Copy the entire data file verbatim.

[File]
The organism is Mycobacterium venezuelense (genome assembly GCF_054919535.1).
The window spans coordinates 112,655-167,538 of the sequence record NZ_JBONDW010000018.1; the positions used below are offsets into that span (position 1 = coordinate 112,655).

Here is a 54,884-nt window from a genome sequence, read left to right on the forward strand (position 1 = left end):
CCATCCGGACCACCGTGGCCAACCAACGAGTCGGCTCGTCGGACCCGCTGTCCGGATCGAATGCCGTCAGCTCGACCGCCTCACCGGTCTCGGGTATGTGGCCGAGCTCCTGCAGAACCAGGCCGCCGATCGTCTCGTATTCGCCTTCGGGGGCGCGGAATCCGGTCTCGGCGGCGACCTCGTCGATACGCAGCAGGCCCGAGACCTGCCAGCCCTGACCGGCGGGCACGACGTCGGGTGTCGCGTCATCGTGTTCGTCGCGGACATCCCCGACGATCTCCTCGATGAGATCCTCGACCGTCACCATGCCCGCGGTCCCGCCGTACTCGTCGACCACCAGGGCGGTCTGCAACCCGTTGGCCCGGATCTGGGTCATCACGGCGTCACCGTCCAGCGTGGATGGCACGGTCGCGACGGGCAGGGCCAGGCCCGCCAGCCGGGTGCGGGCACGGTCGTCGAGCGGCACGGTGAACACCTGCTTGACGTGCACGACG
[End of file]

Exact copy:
The organism is Mycobacterium venezuelense (genome assembly GCF_054919535.1).
The window spans coordinates 112,655-167,538 of the sequence record NZ_JBONDW010000018.1; the positions used below are offsets into that span (position 1 = coordinate 112,655).

Here is a 54,884-nt window from a genome sequence, read left to right on the forward strand (position 1 = left end):
CCATCCGGACCACCGTGGCCAACCAACGAGTCGGCTCGTCGGACCCGCTGTCCGGATCGAATGCCGTCAGCTCGACCGCCTCACCGGTCTCGGGTATGTGGCCGAGCTCCTGCAGAACCAGGCCGCCGATCGTCTCGTATTCGCCTTCGGGGGCGCGGAATCCGGTCTCGGCGGCGACCTCGTCGATACGCAGCAGGCCCGAGACCTGCCAGCCCTGACCGGCGGGCACGACGTCGGGTGTCGCGTCATCGTGTTCGTCGCGGACATCCCCGACGATCTCCTCGATGAGATCCTCGACCGTCACCATGCCCGCGGTCCCGCCGTACTCGTCGACCACCAGGGCGGTCTGCAACCCGTTGGCCCGGATCTGGGTCATCACGGCGTCACCGTCCAGCGTGGATGGCACGGTCGCGACGGGCAGGGCCAGGCCCGCCAGCCGGGTGCGGGCACGGTCGTCGAGCGGCACGGTGAACACCTGCTTGACGTGCACGACG